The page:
Text and Photographs by Juliet Blankespoor
Violets are welcome “weeds” in my garden. In fact, the common blue violet—my particular brand of violet garden guest—is native to these parts, which is more than I can say for myself.
The common blue violet (Viola sororia, Violaceae) is native to most of central and eastern North America. It is a common sight in lawns, gardens, sidewalk cracks and along trailsides. The common blue violet is typically considered a “weed” because of its relative ease in adapting to human disturbance, but it pushes the definition of weed because it has been on this continent for a very long time. The leaves and flowers of the common blue violet, along with many other species, are edible and medicinal. The “confederate violet” is an escaped cultivar (cultivated variety) of Viola sororia—it has white flowers with blue streaks and is a common inhabitant of lawns in the southeastern United States.
The sweet violet (Viola odorata, Violaceae) is the principal medicinal and culinary species used in Europe. It has escaped cultivation in many locales, because it is popularly planted for its fragrance. Much of the American use of violets stems from the European herbal tradition. Interestingly, most violet species in North America lack the signature aroma of sweet violet.
The Viola genus contains around 550 species, mostly found in the temperate climates of the world. Many species of violet are used similarly to the common blue violet. Most wild foods authors report that the blue and white flowered species of violet are all edible, but not the yellow flowered species. Other authors write that all species are serviceable. I notice that the leaves of some of the wild violets have an unpleasant soapy flavor, which leaves a funny feeling at the back of my throat; this is most likely from high levels of saponins. I avoid these plants, and instead go for the milder tasting species. Some woodland species of violet are rare and should not be disturbed. A good course of action is to identify the common species of violet in your area and then research their edibility and/or traditional uses for medicine. But there’s a good chance that you have common blue violets or the sweet violet growing in your area—both of which are good wild edibles and choice medicinals.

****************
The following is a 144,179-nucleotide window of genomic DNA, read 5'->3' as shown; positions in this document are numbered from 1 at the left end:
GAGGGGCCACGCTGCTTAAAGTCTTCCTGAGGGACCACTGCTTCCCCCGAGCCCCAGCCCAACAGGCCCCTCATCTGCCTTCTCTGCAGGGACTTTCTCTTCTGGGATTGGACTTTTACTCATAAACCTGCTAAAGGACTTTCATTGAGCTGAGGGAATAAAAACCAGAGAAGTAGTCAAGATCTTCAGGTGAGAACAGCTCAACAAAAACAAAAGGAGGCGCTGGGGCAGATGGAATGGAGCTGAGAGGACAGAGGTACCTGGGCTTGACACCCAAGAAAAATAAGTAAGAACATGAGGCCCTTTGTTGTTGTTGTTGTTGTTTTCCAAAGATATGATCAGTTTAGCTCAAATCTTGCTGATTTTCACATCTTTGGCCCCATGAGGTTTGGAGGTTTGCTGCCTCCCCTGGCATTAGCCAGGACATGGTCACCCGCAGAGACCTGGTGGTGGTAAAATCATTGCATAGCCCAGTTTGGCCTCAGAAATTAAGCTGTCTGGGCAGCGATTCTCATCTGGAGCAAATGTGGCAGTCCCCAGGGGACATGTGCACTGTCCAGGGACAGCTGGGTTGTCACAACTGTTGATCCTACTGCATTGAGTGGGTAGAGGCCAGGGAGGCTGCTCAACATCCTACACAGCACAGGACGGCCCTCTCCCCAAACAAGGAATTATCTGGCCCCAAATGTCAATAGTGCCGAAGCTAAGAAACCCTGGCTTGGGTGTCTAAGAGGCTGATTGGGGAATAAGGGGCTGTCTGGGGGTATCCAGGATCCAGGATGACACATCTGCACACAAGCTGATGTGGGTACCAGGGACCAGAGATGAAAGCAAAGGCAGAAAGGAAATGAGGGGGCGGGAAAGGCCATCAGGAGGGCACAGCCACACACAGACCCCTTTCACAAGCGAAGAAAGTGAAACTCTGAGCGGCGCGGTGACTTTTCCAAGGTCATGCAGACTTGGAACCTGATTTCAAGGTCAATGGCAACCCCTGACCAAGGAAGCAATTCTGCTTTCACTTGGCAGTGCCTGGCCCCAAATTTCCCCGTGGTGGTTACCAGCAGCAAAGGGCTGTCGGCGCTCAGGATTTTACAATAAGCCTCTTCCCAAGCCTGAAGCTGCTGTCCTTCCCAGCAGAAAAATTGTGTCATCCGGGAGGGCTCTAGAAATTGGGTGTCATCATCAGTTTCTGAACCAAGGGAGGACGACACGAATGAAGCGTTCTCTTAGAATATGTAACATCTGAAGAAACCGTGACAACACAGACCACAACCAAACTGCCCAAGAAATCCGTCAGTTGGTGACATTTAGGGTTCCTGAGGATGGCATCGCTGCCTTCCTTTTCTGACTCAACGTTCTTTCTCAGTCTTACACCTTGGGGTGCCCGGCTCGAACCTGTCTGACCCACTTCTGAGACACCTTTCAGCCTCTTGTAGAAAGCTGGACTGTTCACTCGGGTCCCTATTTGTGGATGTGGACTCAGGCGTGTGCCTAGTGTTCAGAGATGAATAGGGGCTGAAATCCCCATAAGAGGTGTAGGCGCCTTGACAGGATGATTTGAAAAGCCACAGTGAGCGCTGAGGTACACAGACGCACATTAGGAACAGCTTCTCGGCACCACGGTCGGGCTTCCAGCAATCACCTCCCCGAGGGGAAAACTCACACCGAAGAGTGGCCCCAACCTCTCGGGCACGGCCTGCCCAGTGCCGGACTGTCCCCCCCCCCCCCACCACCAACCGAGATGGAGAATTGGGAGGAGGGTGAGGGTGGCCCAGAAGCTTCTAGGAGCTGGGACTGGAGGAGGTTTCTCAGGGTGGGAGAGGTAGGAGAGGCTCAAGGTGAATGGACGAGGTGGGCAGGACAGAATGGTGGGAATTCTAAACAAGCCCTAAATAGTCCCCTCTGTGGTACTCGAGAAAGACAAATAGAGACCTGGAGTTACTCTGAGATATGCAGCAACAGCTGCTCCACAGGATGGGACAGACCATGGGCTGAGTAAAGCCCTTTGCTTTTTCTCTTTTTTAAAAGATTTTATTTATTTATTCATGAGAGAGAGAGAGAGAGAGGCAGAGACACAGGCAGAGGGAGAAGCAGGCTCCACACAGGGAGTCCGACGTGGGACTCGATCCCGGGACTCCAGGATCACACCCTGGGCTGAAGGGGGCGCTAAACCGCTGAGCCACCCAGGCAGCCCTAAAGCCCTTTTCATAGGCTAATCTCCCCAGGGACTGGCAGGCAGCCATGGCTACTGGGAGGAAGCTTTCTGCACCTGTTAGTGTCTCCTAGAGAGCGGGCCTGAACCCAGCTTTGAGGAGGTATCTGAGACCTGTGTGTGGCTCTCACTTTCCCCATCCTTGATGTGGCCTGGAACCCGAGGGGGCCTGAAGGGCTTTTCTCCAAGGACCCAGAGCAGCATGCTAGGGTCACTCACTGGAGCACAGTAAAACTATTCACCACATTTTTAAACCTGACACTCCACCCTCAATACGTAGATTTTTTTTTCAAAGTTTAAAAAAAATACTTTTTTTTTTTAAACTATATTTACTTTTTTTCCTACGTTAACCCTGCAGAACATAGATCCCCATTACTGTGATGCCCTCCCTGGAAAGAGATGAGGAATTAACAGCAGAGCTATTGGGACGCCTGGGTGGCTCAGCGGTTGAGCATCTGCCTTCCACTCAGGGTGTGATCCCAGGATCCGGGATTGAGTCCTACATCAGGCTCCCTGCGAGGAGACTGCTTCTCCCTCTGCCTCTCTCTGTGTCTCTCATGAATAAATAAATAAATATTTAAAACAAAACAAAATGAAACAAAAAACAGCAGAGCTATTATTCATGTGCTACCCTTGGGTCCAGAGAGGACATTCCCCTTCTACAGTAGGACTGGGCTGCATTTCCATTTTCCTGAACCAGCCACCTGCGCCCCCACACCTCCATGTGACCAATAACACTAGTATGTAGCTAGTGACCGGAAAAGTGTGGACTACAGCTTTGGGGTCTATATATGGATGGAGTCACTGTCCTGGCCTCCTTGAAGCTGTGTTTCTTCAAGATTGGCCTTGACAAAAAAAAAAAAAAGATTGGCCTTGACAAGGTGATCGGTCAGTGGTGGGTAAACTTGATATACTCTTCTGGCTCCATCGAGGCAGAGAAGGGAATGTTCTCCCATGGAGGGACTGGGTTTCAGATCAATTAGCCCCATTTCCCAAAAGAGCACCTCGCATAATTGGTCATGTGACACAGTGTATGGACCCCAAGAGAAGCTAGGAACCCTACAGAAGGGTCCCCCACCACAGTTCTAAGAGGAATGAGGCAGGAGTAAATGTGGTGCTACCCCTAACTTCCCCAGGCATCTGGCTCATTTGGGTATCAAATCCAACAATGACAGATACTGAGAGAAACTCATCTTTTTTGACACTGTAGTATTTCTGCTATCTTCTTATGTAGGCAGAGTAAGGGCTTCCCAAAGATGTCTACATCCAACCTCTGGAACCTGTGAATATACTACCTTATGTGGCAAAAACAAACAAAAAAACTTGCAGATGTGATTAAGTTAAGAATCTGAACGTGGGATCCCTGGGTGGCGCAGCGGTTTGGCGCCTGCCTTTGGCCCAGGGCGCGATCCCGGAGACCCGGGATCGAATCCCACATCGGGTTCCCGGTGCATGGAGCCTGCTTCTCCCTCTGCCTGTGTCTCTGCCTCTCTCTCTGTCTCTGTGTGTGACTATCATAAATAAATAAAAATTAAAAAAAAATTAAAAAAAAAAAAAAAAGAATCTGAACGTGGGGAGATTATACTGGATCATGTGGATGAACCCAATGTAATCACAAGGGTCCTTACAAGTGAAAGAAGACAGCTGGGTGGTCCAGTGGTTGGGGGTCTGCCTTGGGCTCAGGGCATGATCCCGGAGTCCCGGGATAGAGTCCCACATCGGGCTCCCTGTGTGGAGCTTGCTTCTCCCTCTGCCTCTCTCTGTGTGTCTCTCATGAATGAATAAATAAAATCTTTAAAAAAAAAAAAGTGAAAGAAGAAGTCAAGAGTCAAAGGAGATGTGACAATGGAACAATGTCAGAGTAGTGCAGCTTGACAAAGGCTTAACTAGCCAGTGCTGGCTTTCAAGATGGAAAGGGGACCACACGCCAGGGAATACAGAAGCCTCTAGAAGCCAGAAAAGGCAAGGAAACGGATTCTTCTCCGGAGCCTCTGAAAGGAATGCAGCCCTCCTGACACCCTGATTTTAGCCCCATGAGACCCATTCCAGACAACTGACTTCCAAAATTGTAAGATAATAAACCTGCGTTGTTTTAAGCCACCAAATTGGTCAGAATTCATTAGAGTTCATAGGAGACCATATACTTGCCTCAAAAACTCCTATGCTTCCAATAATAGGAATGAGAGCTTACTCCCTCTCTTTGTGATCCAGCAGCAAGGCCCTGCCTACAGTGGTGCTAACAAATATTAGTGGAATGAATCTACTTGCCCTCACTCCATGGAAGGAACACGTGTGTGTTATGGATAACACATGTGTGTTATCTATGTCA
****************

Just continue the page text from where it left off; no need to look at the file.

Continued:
Violet’s heart-shaped leaves and characteristic irregular flowers are a familiar sight for most of us. The leaves typically bear rounded teeth and are smooth. The flowers have a little rounded tail if you turn them over. Children seem to have a special affinity for this charismatic group of plants; perhaps because its bright flowers are well within their reach. Violets actually have many look-alikes, many of which are inedible or poisonous, so only harvest them when the flowers are present and you are 100% sure that you have a violet.
I enjoy violet leaves and flowers in salad, pesto and in sandwiches and wraps. The roots of most violet species can cause nausea and vomiting, and should not be eaten. The leaves and flowers can be harvested with scissors in a “haircut” style. Violet can be harvested multiple times throughout the spring until the leaves become too fibrous. It will often make a comeback in the fall, with a flush of tender new growth. Violet leaves can be sautéed or steamed. I also like to stir them into soups as a nutrient-dense thickener. The flowers make a lovely garnish—we sprinkle them on salads and add them to cakes and pancakes. Violet flowers are also beautiful when candied or frozen into ice cubes.
Violet leaves contain a good bit of mucilage, or soluble fiber, and thus are helpful in lowering cholesterol levels (similar to oatmeal). Soluble fiber is also helpful in restoring healthy populations of intestinal flora, as beneficial bacteria feed off of this type of fiber. The leaves are high in Vitamins A and C, and rutin, which is a glycoside of the flavonoid quercetin. Rutin has been shown in animal and in vitro studies to be anti-oxidant, anti-inflammatory, and blood thinning. Many foods that are high in rutin, such as buckwheat (Fagopyrum esculentum), are eaten traditionally as a remedy for hemorrhoids and varicose veins.
Violet is cooling and moistening, and is used internally as a blood cleanser and lymphatic stimulant. It is taken as a tea or syrup, and can also be eaten for its medicine. The exact dosage is not especially important since it can safely be consumed in large quantities. As a gentle food herb, violet is generally safe for elders, youngsters, and people who are taking pharmaceuticals.
Violet has a rich tradition in Europe, where it has been used for centuries as a pulmonary remedy for dry hacking cough. It is often recommended for bronchitis and whooping cough, along with the roots of marshmallow (Althaea officinalis) and licorice (Glycyrrhiza glabra). Violet can also be used as a tonic for chronically swollen lymph nodes. As with many other herbs with an action on the lymphatic system, it has a long tradition of use in the treatment of cancer.
Topically, violet is used as a poultice, compress, infused oil and salve in the treatment of dry or chaffed skin, abrasions, insect bites, eczema, varicose veins and hemorrhoids. It is cooling, soothing and anti-inflammatory.
If that isn’t enough to enamor you of their presence, violets have secret underground flowers, which never open to the light of day, yet still set seed. Read about these subterranean “Plan B” flowers here.
Think twice before weeding out this medicinal and edible wildflower; it may be one of the most valuable plants in your garden, even if you didn’t put it there!